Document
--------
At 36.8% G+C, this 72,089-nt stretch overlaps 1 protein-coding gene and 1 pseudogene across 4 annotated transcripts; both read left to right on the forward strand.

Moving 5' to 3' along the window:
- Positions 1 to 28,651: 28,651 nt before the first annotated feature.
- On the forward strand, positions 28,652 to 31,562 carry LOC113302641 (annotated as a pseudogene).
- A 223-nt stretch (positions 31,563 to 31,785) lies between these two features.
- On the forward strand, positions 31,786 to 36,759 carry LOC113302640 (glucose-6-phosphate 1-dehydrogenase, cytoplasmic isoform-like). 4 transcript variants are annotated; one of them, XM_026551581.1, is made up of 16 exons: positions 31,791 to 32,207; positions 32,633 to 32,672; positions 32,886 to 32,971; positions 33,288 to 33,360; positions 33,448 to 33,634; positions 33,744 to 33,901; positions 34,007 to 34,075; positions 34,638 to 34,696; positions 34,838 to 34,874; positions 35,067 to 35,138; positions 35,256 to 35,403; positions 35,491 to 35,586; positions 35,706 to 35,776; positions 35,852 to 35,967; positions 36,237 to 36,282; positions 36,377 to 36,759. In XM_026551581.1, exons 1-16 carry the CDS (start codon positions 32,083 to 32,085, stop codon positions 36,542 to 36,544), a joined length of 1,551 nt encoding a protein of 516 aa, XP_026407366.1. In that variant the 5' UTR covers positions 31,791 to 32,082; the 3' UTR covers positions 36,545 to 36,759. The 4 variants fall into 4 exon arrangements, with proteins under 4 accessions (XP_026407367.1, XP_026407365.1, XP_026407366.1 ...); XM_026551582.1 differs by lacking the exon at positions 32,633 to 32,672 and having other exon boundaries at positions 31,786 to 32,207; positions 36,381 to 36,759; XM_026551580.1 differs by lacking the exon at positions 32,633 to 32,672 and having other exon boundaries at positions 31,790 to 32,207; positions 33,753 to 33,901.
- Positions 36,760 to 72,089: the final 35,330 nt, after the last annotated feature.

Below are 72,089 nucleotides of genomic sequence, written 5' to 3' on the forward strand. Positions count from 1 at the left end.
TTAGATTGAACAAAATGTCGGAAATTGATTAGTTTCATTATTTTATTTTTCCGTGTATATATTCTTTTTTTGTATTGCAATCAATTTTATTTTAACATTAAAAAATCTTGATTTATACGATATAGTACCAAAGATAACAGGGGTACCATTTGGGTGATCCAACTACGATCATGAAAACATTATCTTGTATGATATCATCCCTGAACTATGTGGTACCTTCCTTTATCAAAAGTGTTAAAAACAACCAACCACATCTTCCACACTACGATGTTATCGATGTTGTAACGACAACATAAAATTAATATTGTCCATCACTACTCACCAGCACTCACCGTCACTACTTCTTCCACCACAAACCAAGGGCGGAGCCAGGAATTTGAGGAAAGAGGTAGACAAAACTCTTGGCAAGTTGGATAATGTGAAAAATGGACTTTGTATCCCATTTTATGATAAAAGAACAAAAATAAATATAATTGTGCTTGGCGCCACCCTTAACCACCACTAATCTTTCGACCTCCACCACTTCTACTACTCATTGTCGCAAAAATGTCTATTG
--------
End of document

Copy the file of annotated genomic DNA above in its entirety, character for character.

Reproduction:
At 36.8% G+C, this 72,089-nt stretch overlaps 1 protein-coding gene and 1 pseudogene across 4 annotated transcripts; both read left to right on the forward strand.

Moving 5' to 3' along the window:
- Positions 1 to 28,651: 28,651 nt before the first annotated feature.
- On the forward strand, positions 28,652 to 31,562 carry LOC113302641 (annotated as a pseudogene).
- A 223-nt stretch (positions 31,563 to 31,785) lies between these two features.
- On the forward strand, positions 31,786 to 36,759 carry LOC113302640 (glucose-6-phosphate 1-dehydrogenase, cytoplasmic isoform-like). 4 transcript variants are annotated; one of them, XM_026551581.1, is made up of 16 exons: positions 31,791 to 32,207; positions 32,633 to 32,672; positions 32,886 to 32,971; positions 33,288 to 33,360; positions 33,448 to 33,634; positions 33,744 to 33,901; positions 34,007 to 34,075; positions 34,638 to 34,696; positions 34,838 to 34,874; positions 35,067 to 35,138; positions 35,256 to 35,403; positions 35,491 to 35,586; positions 35,706 to 35,776; positions 35,852 to 35,967; positions 36,237 to 36,282; positions 36,377 to 36,759. In XM_026551581.1, exons 1-16 carry the CDS (start codon positions 32,083 to 32,085, stop codon positions 36,542 to 36,544), a joined length of 1,551 nt encoding a protein of 516 aa, XP_026407366.1. In that variant the 5' UTR covers positions 31,791 to 32,082; the 3' UTR covers positions 36,545 to 36,759. The 4 variants fall into 4 exon arrangements, with proteins under 4 accessions (XP_026407367.1, XP_026407365.1, XP_026407366.1 ...); XM_026551582.1 differs by lacking the exon at positions 32,633 to 32,672 and having other exon boundaries at positions 31,786 to 32,207; positions 36,381 to 36,759; XM_026551580.1 differs by lacking the exon at positions 32,633 to 32,672 and having other exon boundaries at positions 31,790 to 32,207; positions 33,753 to 33,901.
- Positions 36,760 to 72,089: the final 35,330 nt, after the last annotated feature.

Below are 72,089 nucleotides of genomic sequence, written 5' to 3' on the forward strand. Positions count from 1 at the left end.
TTAGATTGAACAAAATGTCGGAAATTGATTAGTTTCATTATTTTATTTTTCCGTGTATATATTCTTTTTTTGTATTGCAATCAATTTTATTTTAACATTAAAAAATCTTGATTTATACGATATAGTACCAAAGATAACAGGGGTACCATTTGGGTGATCCAACTACGATCATGAAAACATTATCTTGTATGATATCATCCCTGAACTATGTGGTACCTTCCTTTATCAAAAGTGTTAAAAACAACCAACCACATCTTCCACACTACGATGTTATCGATGTTGTAACGACAACATAAAATTAATATTGTCCATCACTACTCACCAGCACTCACCGTCACTACTTCTTCCACCACAAACCAAGGGCGGAGCCAGGAATTTGAGGAAAGAGGTAGACAAAACTCTTGGCAAGTTGGATAATGTGAAAAATGGACTTTGTATCCCATTTTATGATAAAAGAACAAAAATAAATATAATTGTGCTTGGCGCCACCCTTAACCACCACTAATCTTTCGACCTCCACCACTTCTACTACTCATTGTCGCAAAAATGTCTATTG